Gaza,(DRAH.ps)-- A conference on the Middle East instigated by the United States and France will be held in Paris on January 15. La Croix outlines the details of the conditions of the resolution of the Israeli-Palestinian conflict, as presented at the end of December by America’s Secretary of State, John Kerry. Here we’re looking at the refugee problem.
Among the propositions presented, John Kerry underlined the need to “provide a just, agreed, fair, and realistic solution to the Palestinian refugee issue, with international assistance".
Kerry said this should "include compensation, options, and assistance in finding permanent homes, acknowledgment of suffering, as well as other measures necessary for the complete resolution that is consistent with two states for two peoples”.
He affirmed: " The international community can provide significant support and assistance including in raising money to help ensure the compensation and other needs of the refugees are met."
However, Kerry was careful to add that the international community must act “cannot affect the fundamental character of Israel".
Points of contention
Following the 1948 Israeli-Arab War, 600,000 to 700,000 Arabs living in Palestine were forced to leave their homes and take refuge in neighboring countries. The 1967 war displaced thousands more.
Today there are 4.4 million Palestinian refugees – displaced people, their children, and grand-children – registered with the United Nations Relief and Works Agency for Palestinian Refugees in the Near East (UNRWA).
These refugees are reportedly “the oldest in the world”, having been so for almost 60 years. They are not entitled to refugee status as defined by the 1951 international convention. Therefore they can not be treated by High Commissioner for Refugees (UNHCR), and their status varies depending on the state in which they reside.
As such, a Palestinian refugee in Lebanon does not have the same rights as in Jordan. A proportion of Palestinian refugees lives in camps; this is the case for two-thirds of those settled in Lebanon.
Israelis intend to prevent the possible return of Palestinian refugees as far as possible in order to maintain the population’s highly Jewish majority, particularly as there are already 1.5 million Arabs in Israel, who are citizens of the Jewish State.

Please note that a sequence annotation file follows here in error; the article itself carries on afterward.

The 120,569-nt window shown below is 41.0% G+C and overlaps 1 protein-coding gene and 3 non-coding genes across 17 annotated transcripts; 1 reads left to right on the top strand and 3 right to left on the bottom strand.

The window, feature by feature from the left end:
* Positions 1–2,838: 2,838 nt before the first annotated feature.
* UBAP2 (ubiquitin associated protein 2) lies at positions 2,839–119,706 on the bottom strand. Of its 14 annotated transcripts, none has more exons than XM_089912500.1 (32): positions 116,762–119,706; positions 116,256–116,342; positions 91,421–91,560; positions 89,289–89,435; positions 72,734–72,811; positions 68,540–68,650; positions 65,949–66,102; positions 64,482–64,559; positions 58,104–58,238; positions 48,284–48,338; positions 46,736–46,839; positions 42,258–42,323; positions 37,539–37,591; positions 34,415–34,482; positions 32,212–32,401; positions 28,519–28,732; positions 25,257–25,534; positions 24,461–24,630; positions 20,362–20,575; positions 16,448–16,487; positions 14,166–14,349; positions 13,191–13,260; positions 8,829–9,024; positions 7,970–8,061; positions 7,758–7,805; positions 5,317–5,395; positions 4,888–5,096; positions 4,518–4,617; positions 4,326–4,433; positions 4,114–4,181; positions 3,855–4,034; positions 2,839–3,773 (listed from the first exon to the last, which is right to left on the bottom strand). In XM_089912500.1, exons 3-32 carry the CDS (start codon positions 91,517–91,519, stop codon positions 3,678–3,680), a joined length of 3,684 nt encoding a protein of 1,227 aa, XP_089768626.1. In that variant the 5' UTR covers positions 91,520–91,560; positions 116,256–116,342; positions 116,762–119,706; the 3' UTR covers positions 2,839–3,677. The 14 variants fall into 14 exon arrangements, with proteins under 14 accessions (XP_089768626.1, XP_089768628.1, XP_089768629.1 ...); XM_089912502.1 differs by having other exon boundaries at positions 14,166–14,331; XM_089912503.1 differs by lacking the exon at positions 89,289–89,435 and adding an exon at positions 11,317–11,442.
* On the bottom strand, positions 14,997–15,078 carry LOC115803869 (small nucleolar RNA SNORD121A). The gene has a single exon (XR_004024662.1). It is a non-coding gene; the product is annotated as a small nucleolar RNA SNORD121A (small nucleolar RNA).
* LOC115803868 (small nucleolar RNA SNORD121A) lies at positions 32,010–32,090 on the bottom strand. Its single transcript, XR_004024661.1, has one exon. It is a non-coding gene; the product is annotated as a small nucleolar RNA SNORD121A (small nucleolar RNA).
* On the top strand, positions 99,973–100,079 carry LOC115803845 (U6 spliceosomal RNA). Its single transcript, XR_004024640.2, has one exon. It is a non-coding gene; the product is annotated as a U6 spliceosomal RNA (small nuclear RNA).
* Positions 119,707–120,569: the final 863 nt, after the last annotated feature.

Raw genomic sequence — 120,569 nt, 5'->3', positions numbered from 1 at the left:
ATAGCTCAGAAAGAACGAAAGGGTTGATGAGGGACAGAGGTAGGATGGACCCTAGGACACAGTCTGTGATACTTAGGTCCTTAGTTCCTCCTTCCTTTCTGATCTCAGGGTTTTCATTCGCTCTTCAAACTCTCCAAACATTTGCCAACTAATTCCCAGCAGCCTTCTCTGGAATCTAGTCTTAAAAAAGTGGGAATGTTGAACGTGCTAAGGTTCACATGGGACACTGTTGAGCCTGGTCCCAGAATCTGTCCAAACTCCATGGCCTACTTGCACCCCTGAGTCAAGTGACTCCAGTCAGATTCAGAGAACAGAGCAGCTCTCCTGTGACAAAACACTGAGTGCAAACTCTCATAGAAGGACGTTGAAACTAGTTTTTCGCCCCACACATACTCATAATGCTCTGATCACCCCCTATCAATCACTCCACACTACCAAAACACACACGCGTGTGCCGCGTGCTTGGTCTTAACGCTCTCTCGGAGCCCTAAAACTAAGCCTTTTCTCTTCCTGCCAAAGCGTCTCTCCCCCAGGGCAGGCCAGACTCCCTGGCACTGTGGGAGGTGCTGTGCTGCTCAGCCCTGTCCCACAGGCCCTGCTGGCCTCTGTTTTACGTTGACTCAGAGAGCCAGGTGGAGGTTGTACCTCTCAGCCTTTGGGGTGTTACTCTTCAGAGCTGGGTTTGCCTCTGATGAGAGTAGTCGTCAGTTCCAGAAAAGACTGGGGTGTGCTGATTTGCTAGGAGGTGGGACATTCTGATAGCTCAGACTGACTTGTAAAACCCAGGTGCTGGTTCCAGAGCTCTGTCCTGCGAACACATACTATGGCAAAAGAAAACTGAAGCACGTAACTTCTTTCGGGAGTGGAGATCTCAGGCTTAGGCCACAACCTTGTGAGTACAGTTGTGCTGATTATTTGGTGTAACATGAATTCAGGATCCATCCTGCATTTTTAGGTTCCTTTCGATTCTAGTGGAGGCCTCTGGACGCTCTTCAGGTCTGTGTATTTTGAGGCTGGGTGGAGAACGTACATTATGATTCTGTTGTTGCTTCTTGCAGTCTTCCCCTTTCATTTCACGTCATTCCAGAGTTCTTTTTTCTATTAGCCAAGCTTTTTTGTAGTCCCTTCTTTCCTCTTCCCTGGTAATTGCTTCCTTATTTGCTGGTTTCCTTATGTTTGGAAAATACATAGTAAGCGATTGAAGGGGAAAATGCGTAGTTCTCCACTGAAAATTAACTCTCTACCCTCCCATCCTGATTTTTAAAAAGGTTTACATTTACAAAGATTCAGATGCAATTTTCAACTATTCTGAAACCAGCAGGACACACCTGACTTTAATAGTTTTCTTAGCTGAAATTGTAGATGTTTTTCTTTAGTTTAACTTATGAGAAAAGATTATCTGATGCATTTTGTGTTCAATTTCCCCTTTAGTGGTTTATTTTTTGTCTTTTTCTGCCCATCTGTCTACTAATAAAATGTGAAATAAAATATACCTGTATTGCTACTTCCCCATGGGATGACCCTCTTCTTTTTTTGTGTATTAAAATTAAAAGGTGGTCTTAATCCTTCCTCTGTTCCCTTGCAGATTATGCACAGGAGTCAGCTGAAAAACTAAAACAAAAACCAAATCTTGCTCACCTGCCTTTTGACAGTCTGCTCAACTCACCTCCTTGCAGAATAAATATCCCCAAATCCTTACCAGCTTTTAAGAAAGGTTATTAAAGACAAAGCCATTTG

The right for Palestinians to return could be recognized, but without this right being applied within Israeli borders. Israel could accept its responsibility in the context of the current situation but preclude the return of refugees, with some exceptions. Higher numbers could return to the West Bank.
Alain Dieckhoff, Director of the international research center at Sciences-Po Paris, believes that “return to the state of Palestine should be given first priority to refugees in Lebanon”.
This is because conditions are the most precarious there, Dieckhoff believes, and Lebanon's refugees are prevented from working in certain professions. Refugee status in Syria and Jordan is more favorable to integration. In this scenario, emigration of some Palestinians to the Americans and Europe to join other members of the diaspora will have to be considered.
The foundation of this solution comes up against the conviction held by many Israelis that Arabs who left in 1947 did so by choice and were not forced. As such, there is no “responsibility” to recognize.
For Palestinians, should mass return to their homeland be foregone, financial compensation would have to be provided. An international fund collecting contributions from the international community would be responsible for distributing compensation to refugees, wherever they may choose to spend the rest of their lives.
In these circumstances, some Israelis would also like to see the more or less direct expulsion of 500,000 Jews from many Arab countries between 1948 and 1962 taken into account.
They see themselves as equally entitled to claim financial compensation for this. At the conclusion of the process, Palestinians and Arab countries would definitively relinquish the need for a mass return of refugees.